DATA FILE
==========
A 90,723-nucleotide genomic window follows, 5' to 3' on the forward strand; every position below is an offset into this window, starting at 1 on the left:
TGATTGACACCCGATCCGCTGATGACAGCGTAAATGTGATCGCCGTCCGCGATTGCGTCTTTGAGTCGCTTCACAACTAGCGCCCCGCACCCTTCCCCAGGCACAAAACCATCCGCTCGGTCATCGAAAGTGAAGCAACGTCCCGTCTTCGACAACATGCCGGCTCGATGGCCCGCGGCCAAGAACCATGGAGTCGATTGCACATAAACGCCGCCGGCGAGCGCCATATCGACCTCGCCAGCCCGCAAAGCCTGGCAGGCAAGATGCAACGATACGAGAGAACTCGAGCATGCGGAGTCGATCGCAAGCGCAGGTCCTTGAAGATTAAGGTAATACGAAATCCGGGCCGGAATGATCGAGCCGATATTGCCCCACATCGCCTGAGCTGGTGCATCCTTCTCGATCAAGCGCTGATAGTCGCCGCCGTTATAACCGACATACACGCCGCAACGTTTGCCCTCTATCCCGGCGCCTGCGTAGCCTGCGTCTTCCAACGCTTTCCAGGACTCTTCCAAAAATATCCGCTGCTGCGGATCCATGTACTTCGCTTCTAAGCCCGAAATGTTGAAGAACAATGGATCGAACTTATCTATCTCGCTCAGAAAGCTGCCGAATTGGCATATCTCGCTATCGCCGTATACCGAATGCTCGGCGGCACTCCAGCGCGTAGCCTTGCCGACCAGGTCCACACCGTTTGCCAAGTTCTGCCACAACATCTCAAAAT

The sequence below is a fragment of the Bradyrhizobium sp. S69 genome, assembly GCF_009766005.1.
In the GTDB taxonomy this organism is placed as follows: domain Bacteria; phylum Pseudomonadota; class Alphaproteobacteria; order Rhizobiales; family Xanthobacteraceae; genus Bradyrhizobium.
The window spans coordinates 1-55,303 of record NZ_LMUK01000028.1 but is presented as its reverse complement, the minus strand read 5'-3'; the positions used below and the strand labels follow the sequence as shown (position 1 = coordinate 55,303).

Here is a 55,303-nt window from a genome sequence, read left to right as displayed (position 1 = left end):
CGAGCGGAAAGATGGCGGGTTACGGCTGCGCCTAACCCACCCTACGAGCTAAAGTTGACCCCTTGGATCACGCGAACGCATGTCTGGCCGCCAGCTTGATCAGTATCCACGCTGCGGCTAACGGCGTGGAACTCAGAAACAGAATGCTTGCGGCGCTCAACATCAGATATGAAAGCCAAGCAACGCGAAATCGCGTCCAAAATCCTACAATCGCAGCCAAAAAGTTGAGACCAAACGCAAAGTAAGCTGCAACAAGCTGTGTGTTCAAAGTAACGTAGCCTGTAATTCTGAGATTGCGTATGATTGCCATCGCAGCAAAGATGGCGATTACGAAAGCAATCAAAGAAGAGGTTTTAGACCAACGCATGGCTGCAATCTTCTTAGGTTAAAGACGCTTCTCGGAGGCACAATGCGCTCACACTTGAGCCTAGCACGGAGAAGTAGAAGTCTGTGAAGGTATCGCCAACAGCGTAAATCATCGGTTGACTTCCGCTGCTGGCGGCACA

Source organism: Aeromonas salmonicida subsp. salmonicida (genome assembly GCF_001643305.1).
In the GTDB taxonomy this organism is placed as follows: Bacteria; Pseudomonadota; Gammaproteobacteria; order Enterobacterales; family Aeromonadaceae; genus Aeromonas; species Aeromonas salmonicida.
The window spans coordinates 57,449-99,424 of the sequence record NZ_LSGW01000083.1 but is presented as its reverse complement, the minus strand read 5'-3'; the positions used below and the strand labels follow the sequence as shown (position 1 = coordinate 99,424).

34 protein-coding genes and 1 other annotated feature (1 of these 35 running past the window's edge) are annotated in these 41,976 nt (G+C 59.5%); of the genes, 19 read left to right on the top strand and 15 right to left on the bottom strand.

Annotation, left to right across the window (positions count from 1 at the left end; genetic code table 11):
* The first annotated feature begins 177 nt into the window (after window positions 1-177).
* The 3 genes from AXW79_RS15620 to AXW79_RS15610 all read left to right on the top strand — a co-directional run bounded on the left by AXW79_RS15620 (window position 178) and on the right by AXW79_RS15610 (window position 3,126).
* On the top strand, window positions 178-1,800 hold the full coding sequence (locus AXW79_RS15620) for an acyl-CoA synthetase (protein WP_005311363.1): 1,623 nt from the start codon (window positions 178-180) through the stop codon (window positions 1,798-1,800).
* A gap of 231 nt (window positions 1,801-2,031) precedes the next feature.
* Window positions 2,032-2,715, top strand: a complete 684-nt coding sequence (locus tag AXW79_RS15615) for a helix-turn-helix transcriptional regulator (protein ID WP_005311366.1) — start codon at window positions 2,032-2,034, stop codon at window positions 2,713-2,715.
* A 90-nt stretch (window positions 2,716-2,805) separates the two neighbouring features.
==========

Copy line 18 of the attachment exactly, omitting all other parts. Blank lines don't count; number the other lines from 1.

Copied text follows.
* A 90-nt stretch (window positions 2,716-2,805) separates the two neighbouring features.